How long has it been since we heard rain on the roof like Sunday night's downpour -- blowing, battering, crashing off the eaves? I stared out the kitchen window and wondered where the water went after it left my driveway. Maybe I always wonder that.
Sunday night on the 10 o'clock news there was a story about a woman who drove into a flooded intersection at Bannock Avenue and South Lamar Street. Her family was rescued by onlookers. It didn't seem like that much rain. I hoped it wasn't my water that did it.
I drove down there Monday afternoon and looked. The flood took place on the stretch of South Lamar that runs by Gold Metal Recycling. The Vietnamese guy who owns the beer and wine store right there showed me a black tracery of mud two feet high on the walls of his building, a remembrance written for him by the waters.
Storm water runs in open ditches along Lamar. Isn't it amazing? I forget sometimes that there are parts of the city, old long-settled areas not far from my own home, where the basic infrastructure that I take for granted does not exist.
But it's not my water. My neighborhood's water flows south and east along the ancient path of Peak's Branch, now buried in storm sewers. Somewhere it mingles with the waters of Mill Creek, also entombed by man. Together they flow in a massive pipe under Interstate 30 and down into South Dallas to emerge again at Jamaica and Second streets.
I checked my topo map. That water doesn't flow toward Bannock and South Lamar where the lady got flooded in her car. Instead our water runs in a huge open concrete culvert south and east toward the river. The culvert was almost dry by late Monday afternoon. You could drive 18-wheelers down that thing.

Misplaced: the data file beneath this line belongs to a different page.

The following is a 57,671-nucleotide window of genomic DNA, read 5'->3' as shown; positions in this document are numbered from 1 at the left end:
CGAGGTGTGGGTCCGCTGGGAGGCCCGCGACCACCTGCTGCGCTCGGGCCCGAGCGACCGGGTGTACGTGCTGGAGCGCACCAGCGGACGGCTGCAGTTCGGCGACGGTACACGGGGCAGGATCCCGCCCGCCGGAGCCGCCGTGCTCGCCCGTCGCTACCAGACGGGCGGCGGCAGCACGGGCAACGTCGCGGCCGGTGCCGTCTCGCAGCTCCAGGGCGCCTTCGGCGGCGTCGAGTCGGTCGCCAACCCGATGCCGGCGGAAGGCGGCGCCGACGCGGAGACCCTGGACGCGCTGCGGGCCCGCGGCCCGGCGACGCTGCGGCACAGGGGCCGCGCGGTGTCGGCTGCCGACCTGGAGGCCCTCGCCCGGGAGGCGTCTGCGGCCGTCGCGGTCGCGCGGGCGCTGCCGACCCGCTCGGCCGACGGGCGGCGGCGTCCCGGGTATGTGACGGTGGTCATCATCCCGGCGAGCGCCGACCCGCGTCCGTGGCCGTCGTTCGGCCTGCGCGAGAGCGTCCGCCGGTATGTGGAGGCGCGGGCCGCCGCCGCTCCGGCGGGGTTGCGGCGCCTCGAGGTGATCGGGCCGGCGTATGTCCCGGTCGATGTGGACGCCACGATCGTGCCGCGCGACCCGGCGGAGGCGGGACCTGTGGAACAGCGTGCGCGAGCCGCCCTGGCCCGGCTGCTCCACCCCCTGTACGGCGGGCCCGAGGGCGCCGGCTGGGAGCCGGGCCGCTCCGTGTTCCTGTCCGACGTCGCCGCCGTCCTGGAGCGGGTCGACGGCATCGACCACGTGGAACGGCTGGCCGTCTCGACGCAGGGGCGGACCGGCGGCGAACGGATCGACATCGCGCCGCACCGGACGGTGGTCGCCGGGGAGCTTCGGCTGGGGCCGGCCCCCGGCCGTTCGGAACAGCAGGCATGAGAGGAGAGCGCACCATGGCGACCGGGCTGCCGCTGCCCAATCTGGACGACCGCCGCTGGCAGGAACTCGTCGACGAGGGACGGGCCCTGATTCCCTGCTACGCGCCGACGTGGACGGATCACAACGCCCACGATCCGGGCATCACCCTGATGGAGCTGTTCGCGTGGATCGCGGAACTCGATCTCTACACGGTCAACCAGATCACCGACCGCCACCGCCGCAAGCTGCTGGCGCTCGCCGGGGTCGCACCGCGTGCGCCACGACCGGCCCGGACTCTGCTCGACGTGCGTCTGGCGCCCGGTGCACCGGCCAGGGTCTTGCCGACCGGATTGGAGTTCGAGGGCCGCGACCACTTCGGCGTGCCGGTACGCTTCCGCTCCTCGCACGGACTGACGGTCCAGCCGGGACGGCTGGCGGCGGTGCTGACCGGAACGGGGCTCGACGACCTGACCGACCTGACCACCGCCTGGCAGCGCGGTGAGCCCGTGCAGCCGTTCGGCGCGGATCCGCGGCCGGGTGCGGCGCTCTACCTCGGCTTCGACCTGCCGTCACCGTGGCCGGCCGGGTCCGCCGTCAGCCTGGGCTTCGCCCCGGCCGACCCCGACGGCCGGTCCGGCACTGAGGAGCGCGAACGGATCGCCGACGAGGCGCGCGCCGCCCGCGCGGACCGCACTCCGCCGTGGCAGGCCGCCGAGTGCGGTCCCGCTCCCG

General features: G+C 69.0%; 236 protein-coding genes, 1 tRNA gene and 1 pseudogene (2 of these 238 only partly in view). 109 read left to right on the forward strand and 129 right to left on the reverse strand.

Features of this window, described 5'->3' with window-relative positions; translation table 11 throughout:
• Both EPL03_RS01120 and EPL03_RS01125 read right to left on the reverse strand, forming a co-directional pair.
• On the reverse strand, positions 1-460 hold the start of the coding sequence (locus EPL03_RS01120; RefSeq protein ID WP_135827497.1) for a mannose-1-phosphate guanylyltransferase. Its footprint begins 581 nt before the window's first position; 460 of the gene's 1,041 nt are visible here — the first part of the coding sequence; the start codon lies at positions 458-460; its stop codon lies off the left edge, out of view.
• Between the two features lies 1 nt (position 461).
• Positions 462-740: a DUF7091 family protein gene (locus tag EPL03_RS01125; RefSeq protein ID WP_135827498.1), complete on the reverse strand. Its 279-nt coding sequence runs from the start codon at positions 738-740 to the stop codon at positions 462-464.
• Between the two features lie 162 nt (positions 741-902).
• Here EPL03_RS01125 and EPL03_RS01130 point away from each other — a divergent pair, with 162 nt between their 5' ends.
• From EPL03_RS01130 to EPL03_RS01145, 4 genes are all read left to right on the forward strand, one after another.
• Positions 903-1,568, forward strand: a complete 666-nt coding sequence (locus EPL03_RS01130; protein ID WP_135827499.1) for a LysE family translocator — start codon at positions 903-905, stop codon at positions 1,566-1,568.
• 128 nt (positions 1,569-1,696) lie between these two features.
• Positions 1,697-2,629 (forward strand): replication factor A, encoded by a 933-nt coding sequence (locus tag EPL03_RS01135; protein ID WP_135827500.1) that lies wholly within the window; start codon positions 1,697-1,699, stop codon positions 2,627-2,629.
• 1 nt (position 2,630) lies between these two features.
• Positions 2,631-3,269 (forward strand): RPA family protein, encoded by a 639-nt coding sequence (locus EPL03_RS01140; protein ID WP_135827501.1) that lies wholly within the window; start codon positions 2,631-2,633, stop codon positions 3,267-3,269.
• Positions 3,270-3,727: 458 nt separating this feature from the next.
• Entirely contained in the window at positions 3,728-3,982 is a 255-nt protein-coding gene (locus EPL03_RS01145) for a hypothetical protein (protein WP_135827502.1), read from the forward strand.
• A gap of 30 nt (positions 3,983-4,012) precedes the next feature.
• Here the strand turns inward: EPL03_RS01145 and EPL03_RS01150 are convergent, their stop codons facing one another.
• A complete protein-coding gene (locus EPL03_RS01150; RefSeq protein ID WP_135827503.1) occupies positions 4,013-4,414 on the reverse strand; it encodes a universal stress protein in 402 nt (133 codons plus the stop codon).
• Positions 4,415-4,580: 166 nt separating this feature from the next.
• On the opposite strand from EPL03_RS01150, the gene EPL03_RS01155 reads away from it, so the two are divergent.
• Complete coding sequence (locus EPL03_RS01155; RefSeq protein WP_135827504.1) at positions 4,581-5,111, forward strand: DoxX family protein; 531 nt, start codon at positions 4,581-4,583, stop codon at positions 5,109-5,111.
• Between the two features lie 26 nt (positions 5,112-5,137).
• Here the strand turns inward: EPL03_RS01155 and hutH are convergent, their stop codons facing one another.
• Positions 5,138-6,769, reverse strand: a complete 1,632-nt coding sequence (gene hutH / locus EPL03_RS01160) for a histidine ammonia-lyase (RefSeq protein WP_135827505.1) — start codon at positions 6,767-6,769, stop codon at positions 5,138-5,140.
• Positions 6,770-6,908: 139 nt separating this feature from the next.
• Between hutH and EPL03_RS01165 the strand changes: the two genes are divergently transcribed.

I had some fun zigzagging across the streets of Bon-Ton and other old neighborhoods trying to keep up with it. I would lose it for a while, then spot a long dense line of trees behind tumbledown houses with blind plywood windows, turn that way and spy the path of Peak's Branch and Mill Creek again.
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Just below Lawnview Park Pond near Scyene Road and Dixon Avenue, out of my view from the car, the culvert joins White Rock Creek. By the time I found them again on lower Second Avenue, the waters were roiling in earthen banks and had formed a swift small river the color of cafe au lait.
I looked at it later with the satellite view on Google Maps and could see where the creek plunges into the Great Trinity Forest. It curls and twists in tight oxbows around the falling contours of the land. I could see where White Rock Creek joins the Trinity River. I paddled a canoe up into that place once with Charles Allen.
I have some topo software on my computer that I used to trace White Rock Creek back north to its source. The software shows the headwaters in Frisco in a subdivision called Plantation Resort. Google Maps sat-view shows tidy man-made lakelets right there.
But it's all the same old water, isn't it, crashing down, soaking the ground, racing down our driveways on its way to the next neighborhood, in and out of our lives. I don't remember if I always wonder about it after a long dry spell.